i found an article today that combines--albeit bizarrely--two of my favorite topics: food and culture. it's archived from the UK paper times online. the surprising, almost humorous, phrase "italy bans kebabs" in the article's title caught my eye, as did the accompanying photo of a fork of enticing pasta. but reading the article neither left me all that humored nor enticed.
the article informs the reader that, in seemingly musollini-esque fashion, there is now a push by the berlosconi government to ban all foreign foods in italian cities. specifically, the "kebab" and its purveyors have been targeted in the town of lucca. officials say the move is meant to protect italian culture through promoting italian food, but critics say: not so fast food fascistas. the motivation, detractors insist, goes beyond the love of italian gastronomy into the territory of "food racism" and even amounts to "culinary ethnic cleansing."
that seems way over the top, but at the very least the controversy shows how seriously italians take their food and that's something to admire. as an american raised in the era of the golden arches, i appreciate the italian food sensibility; for example the slow food movement, which began in rome about 10 years ago when locals successfully blocked the coming of mac donald's to st. peter's square and thereby sent a powerful signal to the world about their disdain for fast food culture. but, i must say i smell an overcooked paella here.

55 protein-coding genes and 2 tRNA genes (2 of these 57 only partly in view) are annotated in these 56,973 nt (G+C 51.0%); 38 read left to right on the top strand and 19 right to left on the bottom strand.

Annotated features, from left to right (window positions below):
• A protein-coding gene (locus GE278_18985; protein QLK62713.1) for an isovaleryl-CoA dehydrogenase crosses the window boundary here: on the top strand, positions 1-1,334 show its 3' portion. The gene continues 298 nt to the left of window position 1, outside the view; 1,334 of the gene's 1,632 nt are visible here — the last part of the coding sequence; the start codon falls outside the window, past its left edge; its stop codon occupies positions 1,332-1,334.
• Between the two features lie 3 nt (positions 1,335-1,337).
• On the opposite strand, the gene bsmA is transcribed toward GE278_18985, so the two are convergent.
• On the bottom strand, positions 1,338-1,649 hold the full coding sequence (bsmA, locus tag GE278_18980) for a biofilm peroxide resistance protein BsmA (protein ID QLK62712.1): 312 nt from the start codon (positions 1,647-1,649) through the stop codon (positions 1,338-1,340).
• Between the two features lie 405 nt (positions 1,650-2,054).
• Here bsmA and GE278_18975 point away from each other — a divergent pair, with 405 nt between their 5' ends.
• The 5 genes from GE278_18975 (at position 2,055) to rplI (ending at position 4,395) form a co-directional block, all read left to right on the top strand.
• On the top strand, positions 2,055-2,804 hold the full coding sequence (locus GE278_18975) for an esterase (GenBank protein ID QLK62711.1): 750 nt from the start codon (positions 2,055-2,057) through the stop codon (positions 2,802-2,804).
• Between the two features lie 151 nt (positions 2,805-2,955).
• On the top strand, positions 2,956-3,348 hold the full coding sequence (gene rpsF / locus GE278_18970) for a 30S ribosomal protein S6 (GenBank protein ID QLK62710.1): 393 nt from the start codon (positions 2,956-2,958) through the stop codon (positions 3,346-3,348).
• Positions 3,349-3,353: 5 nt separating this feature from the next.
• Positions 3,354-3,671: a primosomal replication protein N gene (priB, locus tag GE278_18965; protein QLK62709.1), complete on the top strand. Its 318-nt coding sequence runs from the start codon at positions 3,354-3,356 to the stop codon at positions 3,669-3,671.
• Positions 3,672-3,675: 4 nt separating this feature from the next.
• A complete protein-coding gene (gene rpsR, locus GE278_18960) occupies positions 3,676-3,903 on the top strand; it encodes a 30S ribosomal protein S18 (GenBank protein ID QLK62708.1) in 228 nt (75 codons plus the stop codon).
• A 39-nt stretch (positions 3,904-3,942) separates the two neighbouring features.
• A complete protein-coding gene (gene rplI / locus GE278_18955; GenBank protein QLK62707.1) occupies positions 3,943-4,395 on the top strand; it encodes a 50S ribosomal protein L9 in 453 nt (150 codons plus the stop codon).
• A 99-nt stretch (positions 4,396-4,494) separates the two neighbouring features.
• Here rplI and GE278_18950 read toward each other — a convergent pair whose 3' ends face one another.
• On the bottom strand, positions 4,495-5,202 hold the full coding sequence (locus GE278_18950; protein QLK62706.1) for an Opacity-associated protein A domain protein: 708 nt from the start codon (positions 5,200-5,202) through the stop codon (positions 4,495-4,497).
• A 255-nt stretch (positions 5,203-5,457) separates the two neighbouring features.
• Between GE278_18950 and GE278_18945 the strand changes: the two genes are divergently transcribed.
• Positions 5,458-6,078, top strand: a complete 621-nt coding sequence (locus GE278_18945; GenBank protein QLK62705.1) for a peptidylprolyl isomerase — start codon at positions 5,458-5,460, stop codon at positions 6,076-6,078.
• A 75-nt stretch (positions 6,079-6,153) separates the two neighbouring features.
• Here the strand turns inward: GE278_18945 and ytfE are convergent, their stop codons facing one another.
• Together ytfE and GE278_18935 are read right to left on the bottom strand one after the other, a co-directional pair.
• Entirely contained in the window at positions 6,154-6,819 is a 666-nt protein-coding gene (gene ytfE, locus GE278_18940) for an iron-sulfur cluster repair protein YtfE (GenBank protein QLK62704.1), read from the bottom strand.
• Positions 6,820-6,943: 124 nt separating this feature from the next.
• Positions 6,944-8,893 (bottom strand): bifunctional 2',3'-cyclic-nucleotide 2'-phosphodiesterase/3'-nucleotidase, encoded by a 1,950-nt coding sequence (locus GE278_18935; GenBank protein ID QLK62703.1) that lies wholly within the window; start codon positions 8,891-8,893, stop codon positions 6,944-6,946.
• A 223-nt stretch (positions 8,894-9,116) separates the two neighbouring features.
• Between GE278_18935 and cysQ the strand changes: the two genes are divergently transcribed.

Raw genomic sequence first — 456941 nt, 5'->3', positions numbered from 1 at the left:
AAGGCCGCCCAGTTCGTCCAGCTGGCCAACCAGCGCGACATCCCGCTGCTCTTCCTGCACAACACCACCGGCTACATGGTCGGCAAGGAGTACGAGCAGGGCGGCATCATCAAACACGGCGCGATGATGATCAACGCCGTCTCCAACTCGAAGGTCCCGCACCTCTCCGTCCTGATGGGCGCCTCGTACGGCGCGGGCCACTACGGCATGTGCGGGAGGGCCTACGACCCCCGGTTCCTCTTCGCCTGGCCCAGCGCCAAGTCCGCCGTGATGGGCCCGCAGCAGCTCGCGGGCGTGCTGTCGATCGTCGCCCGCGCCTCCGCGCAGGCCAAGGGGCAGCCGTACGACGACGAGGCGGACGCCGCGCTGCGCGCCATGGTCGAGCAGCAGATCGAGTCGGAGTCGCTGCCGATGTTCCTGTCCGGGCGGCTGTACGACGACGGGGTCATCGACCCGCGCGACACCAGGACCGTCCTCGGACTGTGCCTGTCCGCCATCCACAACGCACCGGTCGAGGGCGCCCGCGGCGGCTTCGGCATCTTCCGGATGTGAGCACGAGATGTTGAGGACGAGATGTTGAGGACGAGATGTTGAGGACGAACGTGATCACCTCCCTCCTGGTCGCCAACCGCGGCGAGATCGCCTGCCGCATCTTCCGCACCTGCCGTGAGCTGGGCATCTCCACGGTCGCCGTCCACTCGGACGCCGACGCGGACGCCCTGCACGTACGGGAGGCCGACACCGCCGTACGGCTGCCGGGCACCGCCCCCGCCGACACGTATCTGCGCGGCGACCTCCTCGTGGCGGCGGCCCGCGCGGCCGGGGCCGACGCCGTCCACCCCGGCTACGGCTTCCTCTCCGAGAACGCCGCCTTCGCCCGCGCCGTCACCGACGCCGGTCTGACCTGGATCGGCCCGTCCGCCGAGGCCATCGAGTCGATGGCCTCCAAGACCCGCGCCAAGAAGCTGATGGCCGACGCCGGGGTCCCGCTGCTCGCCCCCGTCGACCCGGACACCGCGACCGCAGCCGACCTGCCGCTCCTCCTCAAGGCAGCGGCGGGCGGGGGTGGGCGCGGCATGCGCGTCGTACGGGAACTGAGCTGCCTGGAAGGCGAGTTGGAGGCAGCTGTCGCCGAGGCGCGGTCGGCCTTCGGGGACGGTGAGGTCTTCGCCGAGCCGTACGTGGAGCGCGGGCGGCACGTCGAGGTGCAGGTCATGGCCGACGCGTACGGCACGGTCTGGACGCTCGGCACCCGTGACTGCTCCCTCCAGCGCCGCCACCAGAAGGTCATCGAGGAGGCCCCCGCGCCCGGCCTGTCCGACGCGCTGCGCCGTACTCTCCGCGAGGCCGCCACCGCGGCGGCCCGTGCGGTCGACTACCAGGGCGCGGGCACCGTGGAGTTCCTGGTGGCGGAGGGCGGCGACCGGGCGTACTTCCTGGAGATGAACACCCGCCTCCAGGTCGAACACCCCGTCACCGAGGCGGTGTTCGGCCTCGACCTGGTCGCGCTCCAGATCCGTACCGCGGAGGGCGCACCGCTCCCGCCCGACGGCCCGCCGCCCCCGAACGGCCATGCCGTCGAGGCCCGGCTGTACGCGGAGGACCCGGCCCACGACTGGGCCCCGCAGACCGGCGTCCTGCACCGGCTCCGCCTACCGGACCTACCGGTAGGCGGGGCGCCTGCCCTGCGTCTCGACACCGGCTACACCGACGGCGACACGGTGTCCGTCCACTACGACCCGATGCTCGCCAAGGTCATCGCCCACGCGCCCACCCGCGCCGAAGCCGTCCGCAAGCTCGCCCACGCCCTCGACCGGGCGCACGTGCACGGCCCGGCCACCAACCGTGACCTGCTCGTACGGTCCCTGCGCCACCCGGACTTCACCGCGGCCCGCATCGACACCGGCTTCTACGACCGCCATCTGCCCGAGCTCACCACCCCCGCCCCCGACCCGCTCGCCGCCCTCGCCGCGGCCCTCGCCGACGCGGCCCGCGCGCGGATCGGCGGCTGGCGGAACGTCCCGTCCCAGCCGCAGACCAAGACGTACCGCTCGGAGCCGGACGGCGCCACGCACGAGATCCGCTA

the banning of kebabs and other "foreign foods" in lucca seems to have as much to do with socialist laziness (the kebab vendors will work longer hours and it will be "unfair" to other food outlets), selective xenophobia (notice they're not protesting schnitzel), and food snobbery (do they think they invented gastronomy?), as it does about concern for preserving food culture. besides, do backers really think italians will completely abandon bisteca alle florentina for a kebab?
Weapons of mass manipulation
1 hour ago